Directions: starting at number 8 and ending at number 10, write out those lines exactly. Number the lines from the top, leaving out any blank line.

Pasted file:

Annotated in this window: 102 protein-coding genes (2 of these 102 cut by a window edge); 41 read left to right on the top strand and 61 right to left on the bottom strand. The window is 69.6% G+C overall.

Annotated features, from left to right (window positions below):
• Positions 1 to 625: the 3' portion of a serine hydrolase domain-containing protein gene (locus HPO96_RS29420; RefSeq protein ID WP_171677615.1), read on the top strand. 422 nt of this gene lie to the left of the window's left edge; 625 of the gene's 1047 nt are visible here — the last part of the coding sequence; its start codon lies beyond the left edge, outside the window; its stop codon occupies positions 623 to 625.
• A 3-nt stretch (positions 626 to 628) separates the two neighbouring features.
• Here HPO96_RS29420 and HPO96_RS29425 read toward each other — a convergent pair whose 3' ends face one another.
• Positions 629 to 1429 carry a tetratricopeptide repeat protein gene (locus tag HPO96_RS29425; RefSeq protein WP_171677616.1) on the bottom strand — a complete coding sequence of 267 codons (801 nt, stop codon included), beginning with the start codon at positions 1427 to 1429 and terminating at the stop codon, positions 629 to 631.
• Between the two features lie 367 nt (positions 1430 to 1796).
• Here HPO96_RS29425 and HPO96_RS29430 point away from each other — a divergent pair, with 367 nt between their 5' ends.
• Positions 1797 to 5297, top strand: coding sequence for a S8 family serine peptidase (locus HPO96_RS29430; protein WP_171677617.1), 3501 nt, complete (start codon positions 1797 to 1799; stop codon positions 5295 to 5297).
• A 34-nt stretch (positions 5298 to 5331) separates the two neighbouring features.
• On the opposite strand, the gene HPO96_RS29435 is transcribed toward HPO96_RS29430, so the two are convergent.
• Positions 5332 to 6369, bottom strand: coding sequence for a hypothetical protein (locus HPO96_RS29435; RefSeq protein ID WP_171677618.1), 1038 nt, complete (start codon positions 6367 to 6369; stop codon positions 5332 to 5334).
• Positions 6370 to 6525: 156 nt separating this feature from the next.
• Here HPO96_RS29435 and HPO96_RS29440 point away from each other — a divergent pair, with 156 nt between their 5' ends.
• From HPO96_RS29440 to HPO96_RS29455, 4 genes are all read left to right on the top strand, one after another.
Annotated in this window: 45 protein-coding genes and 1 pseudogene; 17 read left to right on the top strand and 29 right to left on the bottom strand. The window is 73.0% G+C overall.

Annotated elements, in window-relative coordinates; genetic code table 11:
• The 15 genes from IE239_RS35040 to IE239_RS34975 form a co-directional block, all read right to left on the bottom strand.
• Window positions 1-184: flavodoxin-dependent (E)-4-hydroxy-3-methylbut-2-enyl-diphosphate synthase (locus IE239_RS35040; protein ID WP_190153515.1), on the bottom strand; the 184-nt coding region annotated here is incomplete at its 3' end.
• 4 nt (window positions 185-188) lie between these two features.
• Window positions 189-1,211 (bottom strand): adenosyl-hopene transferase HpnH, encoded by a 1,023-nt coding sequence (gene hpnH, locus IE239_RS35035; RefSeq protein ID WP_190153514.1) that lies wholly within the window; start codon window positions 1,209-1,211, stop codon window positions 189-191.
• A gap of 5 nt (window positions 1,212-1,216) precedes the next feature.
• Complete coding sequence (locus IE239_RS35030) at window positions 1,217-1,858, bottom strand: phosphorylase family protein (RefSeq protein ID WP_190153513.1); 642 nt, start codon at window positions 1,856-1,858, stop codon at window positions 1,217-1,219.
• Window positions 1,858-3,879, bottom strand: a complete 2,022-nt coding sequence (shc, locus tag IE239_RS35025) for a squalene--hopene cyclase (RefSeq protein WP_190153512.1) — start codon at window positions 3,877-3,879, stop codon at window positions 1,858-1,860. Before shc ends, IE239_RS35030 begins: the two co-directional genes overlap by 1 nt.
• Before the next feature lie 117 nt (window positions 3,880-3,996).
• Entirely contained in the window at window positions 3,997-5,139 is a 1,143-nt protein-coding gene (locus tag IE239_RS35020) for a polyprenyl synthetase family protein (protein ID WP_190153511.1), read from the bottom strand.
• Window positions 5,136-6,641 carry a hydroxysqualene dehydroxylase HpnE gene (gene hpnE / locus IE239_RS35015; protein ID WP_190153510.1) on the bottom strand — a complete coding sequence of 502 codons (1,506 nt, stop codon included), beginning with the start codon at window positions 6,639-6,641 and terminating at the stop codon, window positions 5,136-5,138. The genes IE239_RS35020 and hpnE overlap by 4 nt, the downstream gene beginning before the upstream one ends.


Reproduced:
• Here HPO96_RS29425 and HPO96_RS29430 point away from each other — a divergent pair, with 367 nt between their 5' ends.
• Positions 1797 to 5297, top strand: coding sequence for a S8 family serine peptidase (locus HPO96_RS29430; protein WP_171677617.1), 3501 nt, complete (start codon positions 1797 to 1799; stop codon positions 5295 to 5297).
• A 34-nt stretch (positions 5298 to 5331) separates the two neighbouring features.